why i use web assembly

WebAssembly (abbreviated “WASM”) is one of my favorite pieces of technology. It pushes the boundaries of what web applications are and what they can do. Did you know that today, you can just npm install @ffmpeg/ffmpeg and have a WASM build of FFmpeg that runs entirely in your browser? Those ad-flooded online file converters that everyone uses (because they’re just one web search away, really) can now work entirely on the client and become “offline file converters”!

However, @ffmpeg/ffmpeg is just one of the many use cases for WebAssembly (porting existing native code to the web platform). For many, WebAssembly is mostly a way to get an extra performance boost. Figma for example, has built a custom vector graphics renderer in C++, and while running languages like C++ in the browser predates WebAssembly1, using it cut Figma’s load time by 3x.

WebAssembly also has very interesting isolation properties that make it very useful outside of the browser as well. Companies like Wasmer are betting on WebAssembly to change the way we distribute cross-platform applications and deploy cloud services. Had it appeared in the 2000s, we may have never had Docker!

But perhaps surprisingly, none of these are the reason why I use WebAssembly today.

web assembly as the engine of application state

Let’s go back to our file converter example. Now, I’ve never built an “online file converter” myself but I’m pretty sure it works something like this:

  1. You upload a file to a server.
  2. The file gets stored in a temporary location.
  3. The server performs the conversion, possibly resulting in a new temporary file being created somewhere.
  4. The server notifies the app (somehow) that the file is ready and provides a link to download the converted file.

As the application goes through these steps, it must continuously communicate its progress to the user. This would typically be represented as a status message such as “uploading,” “conversion in progress” or “file ready.” For longer operations, users expect a progress bar to report… well, the current progress of the operation. All of this in real time!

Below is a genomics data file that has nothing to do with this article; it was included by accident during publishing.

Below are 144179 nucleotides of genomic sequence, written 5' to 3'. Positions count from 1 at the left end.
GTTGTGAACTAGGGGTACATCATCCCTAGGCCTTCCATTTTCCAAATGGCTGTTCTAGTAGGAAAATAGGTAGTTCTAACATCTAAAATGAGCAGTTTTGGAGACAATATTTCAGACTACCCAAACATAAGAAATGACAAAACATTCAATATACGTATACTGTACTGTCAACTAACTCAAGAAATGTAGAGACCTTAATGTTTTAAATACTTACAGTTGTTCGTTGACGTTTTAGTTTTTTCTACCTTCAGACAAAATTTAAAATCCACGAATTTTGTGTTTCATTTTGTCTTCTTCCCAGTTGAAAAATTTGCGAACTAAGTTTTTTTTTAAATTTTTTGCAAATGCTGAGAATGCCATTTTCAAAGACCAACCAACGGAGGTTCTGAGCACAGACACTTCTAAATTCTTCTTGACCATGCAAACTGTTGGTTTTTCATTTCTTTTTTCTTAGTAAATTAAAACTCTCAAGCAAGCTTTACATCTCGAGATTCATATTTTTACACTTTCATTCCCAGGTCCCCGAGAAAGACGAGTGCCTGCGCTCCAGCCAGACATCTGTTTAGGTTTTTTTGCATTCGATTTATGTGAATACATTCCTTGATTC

Displaying the current state of the application can introduce a lot of complexity and there are many, many ways we could solve this:

As with most things in software engineering, each solution comes with a different set of tradeoffs: polling is easy to implement but can be inefficient, streams are instantaneous but require a bit more work, emails are reliable but might end up in spam, and your buzzwords might be out of fashion by the time you ship.

Now what if instead, we used WebAssembly to perform the conversion directly on the client? This comes with its own set of challenges, surely — challenges that probably deserve an article of their own. But no server round trips would be necessary to know what state the application is in. It is also much cheaper to host: the entire application can just be a static site serving HTML, CSS, JavaScript, WebAssembly and maybe some images for looks. Maybe you won’t even need ads anymore 😃! (surely this is going to rid us of ads, right? …right?)

web apps vs desktop apps on the web

Saying all web apps should give up their servers and switch to WASM would be silly (I am silly 😋!). You often need a centralized server to act as a trusted authority between users. Or as a data store that clients can access from any device. If your application is just a bunch of <form>s that submit data to a server, which then authorizes the request before running some SQL on a database… yeah WebAssembly isn’t going to particularly change the way you code. And that’s okay!

But if you’re building a “desktop app,” it might be very beneficial for you to use WebAssembly to also provide a web version of your app.

WebAssembly is missing $feature which means it will be slow for us! We need maximum performance and all the features!!!